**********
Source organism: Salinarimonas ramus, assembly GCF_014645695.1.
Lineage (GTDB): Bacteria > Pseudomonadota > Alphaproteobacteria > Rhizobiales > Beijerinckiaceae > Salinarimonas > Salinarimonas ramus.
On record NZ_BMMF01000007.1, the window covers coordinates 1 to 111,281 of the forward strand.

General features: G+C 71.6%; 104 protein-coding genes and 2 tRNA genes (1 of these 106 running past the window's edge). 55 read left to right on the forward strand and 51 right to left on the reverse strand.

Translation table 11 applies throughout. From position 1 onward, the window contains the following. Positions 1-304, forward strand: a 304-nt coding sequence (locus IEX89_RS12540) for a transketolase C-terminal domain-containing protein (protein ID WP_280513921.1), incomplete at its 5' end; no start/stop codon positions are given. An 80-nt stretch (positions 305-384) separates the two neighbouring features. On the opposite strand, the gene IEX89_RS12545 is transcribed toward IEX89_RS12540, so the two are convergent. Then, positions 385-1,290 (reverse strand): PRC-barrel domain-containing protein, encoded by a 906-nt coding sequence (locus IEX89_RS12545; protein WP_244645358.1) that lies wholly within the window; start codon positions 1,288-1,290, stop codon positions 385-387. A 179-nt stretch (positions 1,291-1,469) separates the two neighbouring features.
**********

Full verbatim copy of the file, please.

Source organism: Salinarimonas ramus, assembly GCF_014645695.1.
Lineage (GTDB): Bacteria > Pseudomonadota > Alphaproteobacteria > Rhizobiales > Beijerinckiaceae > Salinarimonas > Salinarimonas ramus.
On record NZ_BMMF01000007.1, the window covers coordinates 1 to 111,281 of the forward strand.

General features: G+C 71.6%; 104 protein-coding genes and 2 tRNA genes (1 of these 106 running past the window's edge). 55 read left to right on the forward strand and 51 right to left on the reverse strand.

Translation table 11 applies throughout. From position 1 onward, the window contains the following. Positions 1-304, forward strand: a 304-nt coding sequence (locus IEX89_RS12540) for a transketolase C-terminal domain-containing protein (protein ID WP_280513921.1), incomplete at its 5' end; no start/stop codon positions are given. An 80-nt stretch (positions 305-384) separates the two neighbouring features. On the opposite strand, the gene IEX89_RS12545 is transcribed toward IEX89_RS12540, so the two are convergent. Then, positions 385-1,290 (reverse strand): PRC-barrel domain-containing protein, encoded by a 906-nt coding sequence (locus IEX89_RS12545; protein WP_244645358.1) that lies wholly within the window; start codon positions 1,288-1,290, stop codon positions 385-387. A 179-nt stretch (positions 1,291-1,469) separates the two neighbouring features.